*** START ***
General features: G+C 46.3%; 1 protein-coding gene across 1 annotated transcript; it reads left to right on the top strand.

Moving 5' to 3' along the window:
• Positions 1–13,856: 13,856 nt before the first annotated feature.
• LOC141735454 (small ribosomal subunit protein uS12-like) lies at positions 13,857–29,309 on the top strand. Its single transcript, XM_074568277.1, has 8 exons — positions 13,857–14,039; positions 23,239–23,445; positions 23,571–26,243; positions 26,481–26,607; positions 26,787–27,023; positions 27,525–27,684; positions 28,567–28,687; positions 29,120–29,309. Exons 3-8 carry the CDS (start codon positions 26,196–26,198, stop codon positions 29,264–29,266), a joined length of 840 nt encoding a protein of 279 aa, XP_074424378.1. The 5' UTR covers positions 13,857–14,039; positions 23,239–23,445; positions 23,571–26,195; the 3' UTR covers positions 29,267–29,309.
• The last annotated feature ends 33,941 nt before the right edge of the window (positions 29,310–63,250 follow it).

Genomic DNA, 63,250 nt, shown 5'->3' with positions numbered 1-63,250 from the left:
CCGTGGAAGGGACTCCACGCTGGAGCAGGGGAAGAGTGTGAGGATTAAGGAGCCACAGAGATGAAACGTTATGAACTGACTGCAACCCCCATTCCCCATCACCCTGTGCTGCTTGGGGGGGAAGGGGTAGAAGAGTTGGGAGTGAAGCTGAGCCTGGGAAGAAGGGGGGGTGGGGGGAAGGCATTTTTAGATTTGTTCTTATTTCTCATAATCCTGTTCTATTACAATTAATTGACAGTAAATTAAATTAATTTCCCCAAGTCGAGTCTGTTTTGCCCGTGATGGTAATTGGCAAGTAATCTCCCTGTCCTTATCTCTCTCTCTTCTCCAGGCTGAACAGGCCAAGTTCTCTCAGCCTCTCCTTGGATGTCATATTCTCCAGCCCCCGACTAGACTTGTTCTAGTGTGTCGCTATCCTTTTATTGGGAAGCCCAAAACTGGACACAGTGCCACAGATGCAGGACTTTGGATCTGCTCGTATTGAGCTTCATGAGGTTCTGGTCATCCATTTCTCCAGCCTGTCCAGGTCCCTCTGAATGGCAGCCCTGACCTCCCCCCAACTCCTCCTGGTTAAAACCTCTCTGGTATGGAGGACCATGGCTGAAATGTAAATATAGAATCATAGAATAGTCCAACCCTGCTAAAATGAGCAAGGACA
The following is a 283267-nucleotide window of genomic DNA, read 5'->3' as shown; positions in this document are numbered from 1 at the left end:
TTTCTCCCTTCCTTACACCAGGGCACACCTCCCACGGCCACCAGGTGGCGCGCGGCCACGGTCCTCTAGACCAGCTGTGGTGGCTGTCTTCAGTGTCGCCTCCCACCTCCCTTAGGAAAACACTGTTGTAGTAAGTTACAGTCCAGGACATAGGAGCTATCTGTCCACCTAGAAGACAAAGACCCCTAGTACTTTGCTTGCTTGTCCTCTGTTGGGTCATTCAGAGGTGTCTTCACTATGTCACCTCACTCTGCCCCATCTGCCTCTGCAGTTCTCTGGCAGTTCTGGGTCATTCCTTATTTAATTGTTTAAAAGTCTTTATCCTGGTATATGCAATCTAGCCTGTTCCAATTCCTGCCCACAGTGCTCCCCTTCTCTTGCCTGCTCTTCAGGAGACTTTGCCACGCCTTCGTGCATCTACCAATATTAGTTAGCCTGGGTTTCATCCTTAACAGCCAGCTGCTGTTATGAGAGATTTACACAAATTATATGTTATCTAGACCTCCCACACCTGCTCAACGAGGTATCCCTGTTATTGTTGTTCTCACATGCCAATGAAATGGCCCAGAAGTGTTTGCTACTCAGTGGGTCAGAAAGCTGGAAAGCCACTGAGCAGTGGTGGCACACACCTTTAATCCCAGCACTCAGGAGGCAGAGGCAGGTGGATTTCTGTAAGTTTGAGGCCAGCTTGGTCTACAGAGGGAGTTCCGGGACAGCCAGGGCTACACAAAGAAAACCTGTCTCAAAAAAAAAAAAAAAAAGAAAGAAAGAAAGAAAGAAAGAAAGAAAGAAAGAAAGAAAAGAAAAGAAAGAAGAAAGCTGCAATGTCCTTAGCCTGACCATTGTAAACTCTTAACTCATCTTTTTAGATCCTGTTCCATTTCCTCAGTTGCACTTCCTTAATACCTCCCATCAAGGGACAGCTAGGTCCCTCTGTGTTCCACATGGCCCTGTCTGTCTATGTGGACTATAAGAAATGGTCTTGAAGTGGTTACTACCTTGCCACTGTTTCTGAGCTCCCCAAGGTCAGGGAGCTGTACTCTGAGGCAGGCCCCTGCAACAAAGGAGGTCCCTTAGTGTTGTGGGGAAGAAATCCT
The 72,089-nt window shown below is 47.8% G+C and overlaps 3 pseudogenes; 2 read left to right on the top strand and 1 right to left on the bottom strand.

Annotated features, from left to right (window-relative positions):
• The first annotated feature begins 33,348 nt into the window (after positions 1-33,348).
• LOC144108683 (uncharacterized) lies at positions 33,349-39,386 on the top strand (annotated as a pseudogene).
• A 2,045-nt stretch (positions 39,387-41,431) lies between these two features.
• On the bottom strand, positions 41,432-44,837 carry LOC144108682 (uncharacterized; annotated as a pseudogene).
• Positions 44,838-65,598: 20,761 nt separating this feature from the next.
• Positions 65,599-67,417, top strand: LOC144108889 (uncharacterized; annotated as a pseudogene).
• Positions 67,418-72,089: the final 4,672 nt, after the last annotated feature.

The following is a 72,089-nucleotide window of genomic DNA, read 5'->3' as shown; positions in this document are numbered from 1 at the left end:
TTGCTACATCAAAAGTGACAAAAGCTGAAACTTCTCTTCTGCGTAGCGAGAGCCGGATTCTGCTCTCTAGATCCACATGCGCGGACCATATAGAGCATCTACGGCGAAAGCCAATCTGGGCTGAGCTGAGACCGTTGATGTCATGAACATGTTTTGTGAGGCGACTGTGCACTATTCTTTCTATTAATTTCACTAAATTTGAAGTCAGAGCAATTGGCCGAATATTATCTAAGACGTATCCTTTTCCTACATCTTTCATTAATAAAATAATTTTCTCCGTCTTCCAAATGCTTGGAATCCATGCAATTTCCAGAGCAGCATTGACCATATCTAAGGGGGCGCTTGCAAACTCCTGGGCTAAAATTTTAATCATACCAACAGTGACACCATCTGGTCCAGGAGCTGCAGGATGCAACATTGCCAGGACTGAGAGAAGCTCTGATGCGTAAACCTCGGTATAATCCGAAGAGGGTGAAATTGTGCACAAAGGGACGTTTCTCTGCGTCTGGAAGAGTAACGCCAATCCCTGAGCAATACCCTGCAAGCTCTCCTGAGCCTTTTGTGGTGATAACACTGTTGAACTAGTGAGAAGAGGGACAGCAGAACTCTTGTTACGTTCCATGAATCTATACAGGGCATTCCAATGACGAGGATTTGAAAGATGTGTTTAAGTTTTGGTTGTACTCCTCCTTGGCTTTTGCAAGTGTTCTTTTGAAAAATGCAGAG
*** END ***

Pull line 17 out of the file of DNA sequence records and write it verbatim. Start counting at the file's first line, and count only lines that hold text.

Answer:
• Positions 65,599-67,417, top strand: LOC144108889 (uncharacterized; annotated as a pseudogene).